Upshur County murder suspect pleads guilty during jury selection
Jan. 8, 2018 at 1:45 p.m.
Updated Jan. 8, 2018 at 4:34 p.m.
A murder defendant in Gilmer pleaded guilty Monday and took a 40-year sentence during jury selection for his trial, Upshur County District Attorney Billy Byrd reported.
Decorian Quantez Robbins, 19, of Lone Star, is one of four people indicted in the March 2017 shooting death of Kendrick LeMichael Jackson, 29. Jackson was a resident of the LaFayette Community in extreme northern Upshur County.
He was fatally shot in his home after Robbins and three others plotted to rob and kill the aspiring musician and lifelong LaFayette resident, Byrd said.
Another of the four, Xavier Keishawn Mumphrey, pleaded guilty in December. Byrd said Mumphrey was the actual trigger man for the fatal shooting and will be sentenced in the coming weeks.
The other two, Devontay Hunter of Lone Star and Alize Sharda McFall of Kilgore, both 20, await trial dates.
Byrd said the four had gone to Jackson’s home saying they wanted to buy marijuana but had sinister motives from the start. He also said the four retreated after the crime to Lone Star where they divvied up the marijuana.
"The four of them had a plan and a target to go see Kendrick Jackson this particular day," Byrd said last week. "And the intent was to rob him, and in that process, we believe they intended on killing him all along."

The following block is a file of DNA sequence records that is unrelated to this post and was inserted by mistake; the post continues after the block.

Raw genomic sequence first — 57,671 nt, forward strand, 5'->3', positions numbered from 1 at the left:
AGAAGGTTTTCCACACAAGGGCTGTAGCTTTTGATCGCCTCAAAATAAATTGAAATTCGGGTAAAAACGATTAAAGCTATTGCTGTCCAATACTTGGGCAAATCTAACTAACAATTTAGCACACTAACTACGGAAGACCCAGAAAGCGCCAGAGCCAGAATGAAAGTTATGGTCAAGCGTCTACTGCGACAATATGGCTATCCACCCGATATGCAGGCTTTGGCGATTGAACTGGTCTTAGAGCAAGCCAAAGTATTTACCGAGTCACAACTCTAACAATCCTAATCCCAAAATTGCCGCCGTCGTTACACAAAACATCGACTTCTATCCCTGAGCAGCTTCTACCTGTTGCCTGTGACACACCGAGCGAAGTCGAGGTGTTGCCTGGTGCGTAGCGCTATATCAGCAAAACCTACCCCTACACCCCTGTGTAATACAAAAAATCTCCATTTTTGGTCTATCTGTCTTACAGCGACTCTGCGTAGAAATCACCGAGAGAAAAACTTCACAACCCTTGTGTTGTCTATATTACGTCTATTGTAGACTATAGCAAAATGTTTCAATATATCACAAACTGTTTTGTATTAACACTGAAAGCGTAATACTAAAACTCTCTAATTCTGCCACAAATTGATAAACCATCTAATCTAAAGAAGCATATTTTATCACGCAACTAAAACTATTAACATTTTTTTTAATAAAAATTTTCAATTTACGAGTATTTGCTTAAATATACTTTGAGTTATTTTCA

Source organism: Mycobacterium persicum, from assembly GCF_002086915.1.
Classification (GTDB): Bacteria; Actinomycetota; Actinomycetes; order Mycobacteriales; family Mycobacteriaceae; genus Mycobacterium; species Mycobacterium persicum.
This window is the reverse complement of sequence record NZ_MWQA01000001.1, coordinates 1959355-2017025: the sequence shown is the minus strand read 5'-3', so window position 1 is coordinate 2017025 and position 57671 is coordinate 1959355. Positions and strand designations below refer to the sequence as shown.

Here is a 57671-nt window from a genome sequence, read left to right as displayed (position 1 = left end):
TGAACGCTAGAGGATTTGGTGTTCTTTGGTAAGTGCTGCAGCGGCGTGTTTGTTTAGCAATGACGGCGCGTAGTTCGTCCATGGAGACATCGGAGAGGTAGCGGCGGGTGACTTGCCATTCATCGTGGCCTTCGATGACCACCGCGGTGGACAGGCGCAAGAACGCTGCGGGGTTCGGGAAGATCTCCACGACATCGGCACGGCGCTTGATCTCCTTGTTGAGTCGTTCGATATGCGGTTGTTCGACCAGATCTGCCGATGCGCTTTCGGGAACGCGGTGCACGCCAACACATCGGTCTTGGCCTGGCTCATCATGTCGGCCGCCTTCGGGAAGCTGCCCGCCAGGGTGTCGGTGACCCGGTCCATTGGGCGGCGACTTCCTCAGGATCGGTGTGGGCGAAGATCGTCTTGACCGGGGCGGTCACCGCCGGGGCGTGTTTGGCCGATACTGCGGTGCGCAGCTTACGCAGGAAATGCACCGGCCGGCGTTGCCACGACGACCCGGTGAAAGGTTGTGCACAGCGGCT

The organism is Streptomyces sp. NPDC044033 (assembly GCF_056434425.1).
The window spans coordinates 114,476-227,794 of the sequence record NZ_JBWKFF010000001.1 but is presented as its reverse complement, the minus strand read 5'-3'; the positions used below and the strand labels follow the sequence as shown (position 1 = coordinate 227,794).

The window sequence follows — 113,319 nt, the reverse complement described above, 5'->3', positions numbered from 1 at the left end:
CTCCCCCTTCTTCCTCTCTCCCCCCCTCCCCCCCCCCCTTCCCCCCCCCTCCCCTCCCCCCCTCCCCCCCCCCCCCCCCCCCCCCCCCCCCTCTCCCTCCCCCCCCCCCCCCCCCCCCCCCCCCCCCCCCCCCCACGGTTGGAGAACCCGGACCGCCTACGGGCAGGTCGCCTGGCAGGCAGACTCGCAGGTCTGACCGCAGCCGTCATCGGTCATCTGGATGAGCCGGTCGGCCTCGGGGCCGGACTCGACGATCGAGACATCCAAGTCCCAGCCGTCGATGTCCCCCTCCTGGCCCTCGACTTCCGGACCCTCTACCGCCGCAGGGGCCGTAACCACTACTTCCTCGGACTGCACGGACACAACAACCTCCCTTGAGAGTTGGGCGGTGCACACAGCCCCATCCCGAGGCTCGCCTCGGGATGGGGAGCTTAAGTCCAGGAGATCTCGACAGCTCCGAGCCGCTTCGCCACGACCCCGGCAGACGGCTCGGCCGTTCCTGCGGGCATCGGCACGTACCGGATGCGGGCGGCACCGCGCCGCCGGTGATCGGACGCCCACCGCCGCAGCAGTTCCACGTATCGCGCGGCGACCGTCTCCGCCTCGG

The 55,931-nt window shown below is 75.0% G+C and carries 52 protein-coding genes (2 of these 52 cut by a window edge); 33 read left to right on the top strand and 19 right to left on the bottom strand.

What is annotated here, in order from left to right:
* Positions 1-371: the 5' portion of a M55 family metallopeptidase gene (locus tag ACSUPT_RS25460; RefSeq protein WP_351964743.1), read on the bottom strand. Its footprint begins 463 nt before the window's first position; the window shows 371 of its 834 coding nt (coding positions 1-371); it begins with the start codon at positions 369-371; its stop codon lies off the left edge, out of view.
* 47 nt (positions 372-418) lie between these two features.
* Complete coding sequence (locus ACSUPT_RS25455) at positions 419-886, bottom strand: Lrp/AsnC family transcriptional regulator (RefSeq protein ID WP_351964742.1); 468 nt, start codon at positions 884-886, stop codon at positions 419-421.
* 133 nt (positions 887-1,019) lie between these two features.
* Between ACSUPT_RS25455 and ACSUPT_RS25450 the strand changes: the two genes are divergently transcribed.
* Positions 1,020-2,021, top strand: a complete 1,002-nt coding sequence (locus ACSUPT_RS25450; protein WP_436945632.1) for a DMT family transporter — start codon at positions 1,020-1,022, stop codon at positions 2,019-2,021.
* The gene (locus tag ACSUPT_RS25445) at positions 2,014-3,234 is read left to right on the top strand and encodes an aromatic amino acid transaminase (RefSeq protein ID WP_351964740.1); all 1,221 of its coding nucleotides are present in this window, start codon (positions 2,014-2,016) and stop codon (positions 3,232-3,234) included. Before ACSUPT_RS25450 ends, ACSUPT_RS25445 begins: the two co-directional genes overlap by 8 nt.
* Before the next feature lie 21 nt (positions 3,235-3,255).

On Monday, the prosecutor revealed a little more of Robbins' role in the crime, for which he was convicted under the Texas Law of Parties that holds all who plotted or aided responsible for a crime.
“Decorian, outside, pointed a gun at a witness who fled out the back,” Byrd said. “The only reason we believe he did not shoot her was that that witness had raised him for about five years.”
Visiting Judge Becky Simpson presided over Robbins' plea, sitting in for 115th District Judge Lauren Parish. Byrd said Simpson admonished Robbins about the Law of Parties, “and he understood that.”
“He has to do at least half his sentence, because this was an aggravated crime,” Byrd said. “This was a senseless loss of life. We continue to see a growing trend demonstrating a lack of consciousness and respect for life. Young people need to receive the message that if you participate, plan, encourage or assist in a crime you will be charged and prosecuted for the crime actually committed.
Byrd was assisted by Sarah Lyn Cooper, and Gilmer attorney Matthew Patton represented Robbins.